Pope Honorius IV: Inheriting the rubble of revolt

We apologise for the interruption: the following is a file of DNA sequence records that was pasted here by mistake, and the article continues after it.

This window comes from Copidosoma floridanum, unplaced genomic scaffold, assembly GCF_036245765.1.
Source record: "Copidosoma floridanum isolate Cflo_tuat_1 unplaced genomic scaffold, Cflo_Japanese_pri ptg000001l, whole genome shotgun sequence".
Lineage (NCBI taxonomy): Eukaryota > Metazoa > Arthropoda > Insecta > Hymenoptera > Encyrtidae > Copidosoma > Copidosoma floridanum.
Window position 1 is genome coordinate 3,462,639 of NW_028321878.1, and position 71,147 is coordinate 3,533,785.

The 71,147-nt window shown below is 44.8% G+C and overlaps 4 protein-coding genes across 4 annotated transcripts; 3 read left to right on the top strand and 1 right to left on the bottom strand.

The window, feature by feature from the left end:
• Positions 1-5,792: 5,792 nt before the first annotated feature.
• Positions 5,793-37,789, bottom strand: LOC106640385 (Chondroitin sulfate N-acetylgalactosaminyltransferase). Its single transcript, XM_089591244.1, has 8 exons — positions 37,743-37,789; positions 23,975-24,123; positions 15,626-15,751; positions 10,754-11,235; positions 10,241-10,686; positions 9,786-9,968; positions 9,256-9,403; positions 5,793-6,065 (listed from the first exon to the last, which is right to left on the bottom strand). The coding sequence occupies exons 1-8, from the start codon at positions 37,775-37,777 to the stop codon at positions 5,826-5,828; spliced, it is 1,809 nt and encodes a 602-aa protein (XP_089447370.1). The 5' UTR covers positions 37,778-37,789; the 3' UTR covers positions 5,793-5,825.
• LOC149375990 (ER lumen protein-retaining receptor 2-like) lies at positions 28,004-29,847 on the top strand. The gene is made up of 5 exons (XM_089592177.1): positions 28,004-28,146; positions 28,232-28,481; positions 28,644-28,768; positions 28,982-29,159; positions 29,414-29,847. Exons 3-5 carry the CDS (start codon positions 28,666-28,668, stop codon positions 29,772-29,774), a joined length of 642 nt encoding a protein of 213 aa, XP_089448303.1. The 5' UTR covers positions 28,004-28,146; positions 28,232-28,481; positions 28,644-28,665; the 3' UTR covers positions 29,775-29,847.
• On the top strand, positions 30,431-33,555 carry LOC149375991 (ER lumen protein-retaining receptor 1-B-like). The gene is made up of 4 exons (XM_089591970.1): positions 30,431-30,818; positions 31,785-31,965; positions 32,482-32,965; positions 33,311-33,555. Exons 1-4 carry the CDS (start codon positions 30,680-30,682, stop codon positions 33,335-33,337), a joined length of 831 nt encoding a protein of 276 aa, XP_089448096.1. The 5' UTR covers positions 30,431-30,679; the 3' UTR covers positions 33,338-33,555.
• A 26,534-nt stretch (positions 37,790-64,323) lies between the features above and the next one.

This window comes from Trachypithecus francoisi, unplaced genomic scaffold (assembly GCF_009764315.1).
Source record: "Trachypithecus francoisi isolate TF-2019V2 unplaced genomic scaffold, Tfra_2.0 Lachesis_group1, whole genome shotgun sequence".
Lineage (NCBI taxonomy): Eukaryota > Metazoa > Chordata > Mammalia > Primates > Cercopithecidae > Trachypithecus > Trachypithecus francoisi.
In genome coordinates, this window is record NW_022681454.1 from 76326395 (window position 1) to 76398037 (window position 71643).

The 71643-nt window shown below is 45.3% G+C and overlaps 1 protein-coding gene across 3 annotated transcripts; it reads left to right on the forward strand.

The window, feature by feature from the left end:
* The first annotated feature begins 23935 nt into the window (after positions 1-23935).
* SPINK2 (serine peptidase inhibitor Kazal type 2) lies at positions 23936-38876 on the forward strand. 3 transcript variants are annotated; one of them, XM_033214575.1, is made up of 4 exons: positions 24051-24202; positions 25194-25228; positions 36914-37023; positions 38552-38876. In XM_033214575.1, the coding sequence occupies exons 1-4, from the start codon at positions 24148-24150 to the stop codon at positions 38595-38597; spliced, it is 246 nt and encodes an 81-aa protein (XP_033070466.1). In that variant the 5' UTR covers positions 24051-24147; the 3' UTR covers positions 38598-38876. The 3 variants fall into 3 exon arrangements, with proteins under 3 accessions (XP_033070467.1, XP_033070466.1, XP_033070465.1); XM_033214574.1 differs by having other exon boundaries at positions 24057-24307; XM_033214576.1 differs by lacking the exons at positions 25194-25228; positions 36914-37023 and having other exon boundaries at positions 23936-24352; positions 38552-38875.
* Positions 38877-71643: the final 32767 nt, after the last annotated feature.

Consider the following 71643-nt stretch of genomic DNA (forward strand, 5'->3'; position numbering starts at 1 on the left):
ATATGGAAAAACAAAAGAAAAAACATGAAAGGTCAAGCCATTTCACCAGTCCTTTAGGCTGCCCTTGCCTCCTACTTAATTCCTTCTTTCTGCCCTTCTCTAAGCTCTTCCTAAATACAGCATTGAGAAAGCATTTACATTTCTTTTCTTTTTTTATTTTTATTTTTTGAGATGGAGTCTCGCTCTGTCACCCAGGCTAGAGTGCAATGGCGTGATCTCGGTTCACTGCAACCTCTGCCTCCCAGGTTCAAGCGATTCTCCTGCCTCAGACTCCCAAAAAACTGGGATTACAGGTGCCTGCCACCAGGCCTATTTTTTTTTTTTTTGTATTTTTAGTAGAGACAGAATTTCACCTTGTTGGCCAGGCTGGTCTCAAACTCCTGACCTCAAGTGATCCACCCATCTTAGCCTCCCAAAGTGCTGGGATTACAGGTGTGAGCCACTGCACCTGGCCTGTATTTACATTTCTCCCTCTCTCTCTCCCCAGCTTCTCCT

The feeble reign of Pope Martin IV after the strong hand of Pope Nicholas III was like night and day and the cardinals, gathering at Perugia after the former's death, decided to act swiftly in naming a successor. With King Charles of Anjou no longer a threat, having passed away shortly before Martin, they were free to elect whomever they wanted with no political interference. On May 20th, 1285 the conclave selected the physically handicapped Cardinal Deacon of Santa Maria in Cosmedin who could not stand upright during Mass - Cardinal Giacomo Savelli. He was of noble Roman lineage who had served previous popes loyally, but old age and a severe case of gout and arthritis had rendered his body to a crippling state. But his mind was very, very sharp. Since Savelli was the grand-nephew of Pope Honorius III he decided to honor his uncle by taking the name Pope Honorius IV as the 190th successor of Peter. One of his first measures was to reestablish order in the Papal states where unrest was prevalent because of Charles interference there with Martin's permission. Truth be known most everyone was not only glad Charles was dead, but also Martin who had been nothing more than a "puppet pontiff" to the Angevin king. Now, with a breath of fresh air instilled in the Holy See and Italy once more, great celebration broke out as everyone lauded the new Pope. Though Honorius IV had been on good terms with Charles for political reasons, he wisely chose to disassociate himself from any connection with Martin's favorite and for this, he was hailed enthusiastically throughout Rome, being elected senator for life. Though he suffered greatly from his physical maladies, Pope Honorius was a busy pope, building a new papal palace on the Aventine in Rome. While all the other Papal States were brought into line and peace returned, even in Romagna, Honorius realized that the French influence in Sicily was well-rooted by now and decided to leave it in the hands of the French, winning their favor by giving financial and moral support to King Philip III in his effort to win over Aragon from King Peter III. The crusade that Martin had ill-advisedly waged against the Aragon king proved a fiasco, especially with the death of both Philip and Peter, the campaign was brought to a merciful end. But there were still problems for Honorius who had inherited the rubble of revolt, especially in Sicily and Aragon. Refusing to get caught up in the politics of the day and trying to protect his predecessor, he refused England's King Edward I's plea to mediate between the Aragonians and Angevins. When James, son of Peter of Aragon, claimed Sicily as his and, through coercion, was agreed to by Charles' son Charles II who had been taken prisoner by James, Honorius became livid. Though it might have been the band-aid to a lasting peace in the Papal States, he realized the long-range effects overall and that Charles II was agreeing to this aberration of the Angevin jewel only to bargain for his own freedom. If James had taken over, then there would be problems for years to come. Honorius, realizing the culture of Sicily had tilted strongly to the Angevin line, balked and excommunicated James, knowing that to face the "music" now so-to-speak would be better than down the line when another civil war similar to the Sicilian Vespers outburst during Martin's regime might erupt and spoil everything. The Sicilians tried to call the Pope's bluff, and he didn't blink. They didn't like it, but they accepted for they and the Pope were finally resigned to the fact that Sicily would be lost forever to the Angevins.